I am currently doing my first real project with TDD.

I have written tests, and implemented most of the logic for the application.

However, there are properties I know I need to have on the UI, however, there is really no way to write a useful test which will cause their creation.

For example, a description field. It's the ID that is really cared about in the logic of the application, but the actual description is just carried along from when it's populated and sent to the UI.

How would you go about writing a test that is worthwhile, since a new property is literally nothing more than.

public string foo { get;set; }

3 Answers 3


In TDD unit test are not your only source of tests, you have to include Acceptances tests as well with a framework like Selenium in the case of Web development. To bullet proof your application even more, using a build automation upon each commit like Jenkins which you can combine with Apache Ant to run all your tests and different code analysis.

For more information you can look at this presentation. Even without the presenter talking, you can understand where he is going.

  • +1 for not your only source of tests - although I was really tempted to downvote for referring to old-fashioned Ant :)
    – gnat
    Commented May 16, 2012 at 15:18
  • @gnat: The PHP template for jenkins still relies on Apache Ant jenkins-php.org for build automation
    – JF Dion
    Commented May 16, 2012 at 15:27
  • But that still doesn't explain, with TDD, how I create the test that requires writing the code for the property.
    – CaffGeek
    Commented May 16, 2012 at 15:31
  • @Chad: You don't need to have a 100% code coverage to have valid TDD, if your core logic is tested and your interface behave as expected you have a pretty good chance that these properties are covered. If you still really want to test thoses, you could test that the output contains the description value. (still using web development as example) To achieve that you could mock the request that will return a predictable content and then check for specific parts by traversing the sections you want to test (do the content of div#user .description = expected value)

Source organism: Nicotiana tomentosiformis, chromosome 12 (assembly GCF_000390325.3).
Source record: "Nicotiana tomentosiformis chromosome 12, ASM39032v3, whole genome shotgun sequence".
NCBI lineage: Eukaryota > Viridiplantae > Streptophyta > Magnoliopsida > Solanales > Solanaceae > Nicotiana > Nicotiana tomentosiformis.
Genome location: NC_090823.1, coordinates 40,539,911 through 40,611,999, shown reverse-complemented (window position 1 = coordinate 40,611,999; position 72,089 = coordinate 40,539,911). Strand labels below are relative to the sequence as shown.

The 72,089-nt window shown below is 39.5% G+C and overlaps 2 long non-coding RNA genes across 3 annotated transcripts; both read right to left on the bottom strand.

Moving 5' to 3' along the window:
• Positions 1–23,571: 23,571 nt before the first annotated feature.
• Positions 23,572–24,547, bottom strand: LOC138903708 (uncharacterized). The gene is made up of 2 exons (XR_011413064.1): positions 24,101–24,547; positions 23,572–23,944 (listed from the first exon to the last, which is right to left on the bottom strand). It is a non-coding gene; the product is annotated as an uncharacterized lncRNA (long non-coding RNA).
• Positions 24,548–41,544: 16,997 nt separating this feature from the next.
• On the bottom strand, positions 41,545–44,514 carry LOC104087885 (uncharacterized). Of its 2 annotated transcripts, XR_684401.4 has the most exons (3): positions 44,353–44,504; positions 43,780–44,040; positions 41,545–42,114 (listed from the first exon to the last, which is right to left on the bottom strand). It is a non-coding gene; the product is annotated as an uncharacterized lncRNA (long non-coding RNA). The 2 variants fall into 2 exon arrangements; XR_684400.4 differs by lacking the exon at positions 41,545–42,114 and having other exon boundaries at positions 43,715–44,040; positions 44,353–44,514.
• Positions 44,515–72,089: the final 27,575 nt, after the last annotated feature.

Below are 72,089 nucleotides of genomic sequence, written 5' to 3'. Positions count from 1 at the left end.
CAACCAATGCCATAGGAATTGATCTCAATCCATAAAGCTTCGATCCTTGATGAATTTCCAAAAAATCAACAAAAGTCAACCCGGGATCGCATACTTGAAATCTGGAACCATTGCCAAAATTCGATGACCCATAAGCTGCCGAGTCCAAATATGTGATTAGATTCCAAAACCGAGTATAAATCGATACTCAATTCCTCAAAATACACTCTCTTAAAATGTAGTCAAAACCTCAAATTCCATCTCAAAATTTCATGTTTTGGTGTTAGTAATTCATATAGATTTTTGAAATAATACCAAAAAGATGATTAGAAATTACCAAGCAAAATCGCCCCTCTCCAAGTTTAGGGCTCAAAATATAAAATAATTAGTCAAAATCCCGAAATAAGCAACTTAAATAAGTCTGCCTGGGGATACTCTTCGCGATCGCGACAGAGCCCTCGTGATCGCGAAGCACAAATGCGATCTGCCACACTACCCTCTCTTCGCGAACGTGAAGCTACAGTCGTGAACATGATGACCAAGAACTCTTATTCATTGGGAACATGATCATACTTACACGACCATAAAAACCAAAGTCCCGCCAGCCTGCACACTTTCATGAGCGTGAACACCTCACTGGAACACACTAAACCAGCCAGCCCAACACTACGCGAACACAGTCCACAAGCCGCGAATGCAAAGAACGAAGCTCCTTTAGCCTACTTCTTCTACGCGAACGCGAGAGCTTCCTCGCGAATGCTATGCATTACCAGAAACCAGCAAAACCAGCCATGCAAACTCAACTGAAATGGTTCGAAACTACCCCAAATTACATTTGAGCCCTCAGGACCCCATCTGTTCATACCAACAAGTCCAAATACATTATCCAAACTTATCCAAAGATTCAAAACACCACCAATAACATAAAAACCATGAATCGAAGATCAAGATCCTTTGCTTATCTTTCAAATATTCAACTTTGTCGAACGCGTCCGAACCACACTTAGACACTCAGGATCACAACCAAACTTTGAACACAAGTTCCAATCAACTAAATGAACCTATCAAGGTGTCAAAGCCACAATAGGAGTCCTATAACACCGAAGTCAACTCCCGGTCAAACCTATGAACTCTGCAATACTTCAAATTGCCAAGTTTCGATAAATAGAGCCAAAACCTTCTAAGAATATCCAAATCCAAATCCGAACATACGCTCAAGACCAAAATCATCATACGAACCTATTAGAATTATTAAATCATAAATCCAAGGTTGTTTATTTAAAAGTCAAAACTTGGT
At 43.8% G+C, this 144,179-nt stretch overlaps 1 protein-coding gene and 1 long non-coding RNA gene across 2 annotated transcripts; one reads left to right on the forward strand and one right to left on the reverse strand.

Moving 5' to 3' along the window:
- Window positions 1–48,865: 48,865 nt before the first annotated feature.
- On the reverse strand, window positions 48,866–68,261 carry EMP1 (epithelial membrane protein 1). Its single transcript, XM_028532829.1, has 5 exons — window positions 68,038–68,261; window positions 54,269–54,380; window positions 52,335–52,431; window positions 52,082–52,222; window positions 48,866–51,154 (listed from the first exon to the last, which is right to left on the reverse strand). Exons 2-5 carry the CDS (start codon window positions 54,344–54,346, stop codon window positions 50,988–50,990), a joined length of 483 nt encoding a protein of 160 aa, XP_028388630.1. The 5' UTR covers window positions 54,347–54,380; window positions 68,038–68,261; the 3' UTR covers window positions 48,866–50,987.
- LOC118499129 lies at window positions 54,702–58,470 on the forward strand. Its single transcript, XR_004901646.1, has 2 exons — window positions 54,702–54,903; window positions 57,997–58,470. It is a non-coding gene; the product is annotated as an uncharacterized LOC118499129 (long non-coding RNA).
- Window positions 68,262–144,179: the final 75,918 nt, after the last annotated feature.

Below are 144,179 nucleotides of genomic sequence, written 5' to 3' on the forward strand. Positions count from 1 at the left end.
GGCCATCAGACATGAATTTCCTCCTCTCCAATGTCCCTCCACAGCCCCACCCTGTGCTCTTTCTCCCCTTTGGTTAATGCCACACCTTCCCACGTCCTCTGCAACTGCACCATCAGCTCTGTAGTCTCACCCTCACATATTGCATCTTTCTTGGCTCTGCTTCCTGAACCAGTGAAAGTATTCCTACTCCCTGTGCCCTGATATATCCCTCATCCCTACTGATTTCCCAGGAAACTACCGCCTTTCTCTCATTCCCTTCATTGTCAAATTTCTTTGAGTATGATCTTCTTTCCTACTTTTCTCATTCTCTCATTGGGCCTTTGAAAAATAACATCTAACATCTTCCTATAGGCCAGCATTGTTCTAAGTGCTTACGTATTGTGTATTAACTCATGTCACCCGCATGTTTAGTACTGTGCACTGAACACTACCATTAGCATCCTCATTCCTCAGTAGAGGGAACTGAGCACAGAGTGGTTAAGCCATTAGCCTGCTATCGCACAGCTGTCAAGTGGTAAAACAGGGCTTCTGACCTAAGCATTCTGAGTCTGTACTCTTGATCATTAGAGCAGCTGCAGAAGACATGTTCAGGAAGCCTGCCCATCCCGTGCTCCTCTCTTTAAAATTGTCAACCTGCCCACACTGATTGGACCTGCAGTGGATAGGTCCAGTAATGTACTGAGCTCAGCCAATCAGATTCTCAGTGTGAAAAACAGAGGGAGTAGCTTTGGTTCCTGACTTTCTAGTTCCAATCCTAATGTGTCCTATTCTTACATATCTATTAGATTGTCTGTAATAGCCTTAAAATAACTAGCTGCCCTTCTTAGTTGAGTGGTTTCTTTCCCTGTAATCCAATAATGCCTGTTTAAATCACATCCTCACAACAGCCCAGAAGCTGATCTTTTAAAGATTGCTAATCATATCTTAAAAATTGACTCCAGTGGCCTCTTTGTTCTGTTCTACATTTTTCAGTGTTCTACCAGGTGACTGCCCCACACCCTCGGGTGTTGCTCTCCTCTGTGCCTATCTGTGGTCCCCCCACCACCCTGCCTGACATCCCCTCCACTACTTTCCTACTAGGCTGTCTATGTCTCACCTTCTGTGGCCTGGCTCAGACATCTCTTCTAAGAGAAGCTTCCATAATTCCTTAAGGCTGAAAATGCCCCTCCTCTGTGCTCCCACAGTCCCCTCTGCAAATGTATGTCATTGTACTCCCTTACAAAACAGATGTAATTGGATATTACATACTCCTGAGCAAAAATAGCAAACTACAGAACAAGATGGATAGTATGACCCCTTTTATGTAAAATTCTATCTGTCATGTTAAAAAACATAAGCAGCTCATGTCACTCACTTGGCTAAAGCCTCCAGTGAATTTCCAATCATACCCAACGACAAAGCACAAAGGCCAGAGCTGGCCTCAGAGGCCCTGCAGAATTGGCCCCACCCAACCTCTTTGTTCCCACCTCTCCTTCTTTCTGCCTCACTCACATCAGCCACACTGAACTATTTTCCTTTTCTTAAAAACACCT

– JF Dion
    Commented May 16, 2012 at 15:40
  • 1
    @gnat, that makes no sense. That's not TDD at all.
    – CaffGeek
    Commented May 17, 2012 at 16:07

I wouldn't bother writing tests for something that doesn't have any logic in it. If your properties are really that simple, writing unit-tests for them is a bad idea. Those tests will be brittle, and will almost never catch any bugs. You're not really testing anything at all. I'm not sure how this advice works with pure TDD, but from a practical point of view, you should only write tests for things that involve logic.

However, it's possible to have more complicated properties that contain some logic. In this case, it might be good to write unit tests for them. For example, if a setter enforces some data valid data range (0 <= property value <= 100), then you can write tests that ensure that this works.

  • I understand when there is data validation, that it makes sense. I just don't get how I can write the code to create a property when I can't think of a valid test for it.
    – CaffGeek
    Commented May 16, 2012 at 15:28
  • If you insist on writing a test for this, how about something like: obj.setValue(5); assert(5, obj.getValue())
    – Oleksi
    Commented May 16, 2012 at 15:36

If you need a property, you have a feature that requires that property to be there. In the course of writing unit tests for that feature, you will reference that property and thus its existence will be validated by a unit test.

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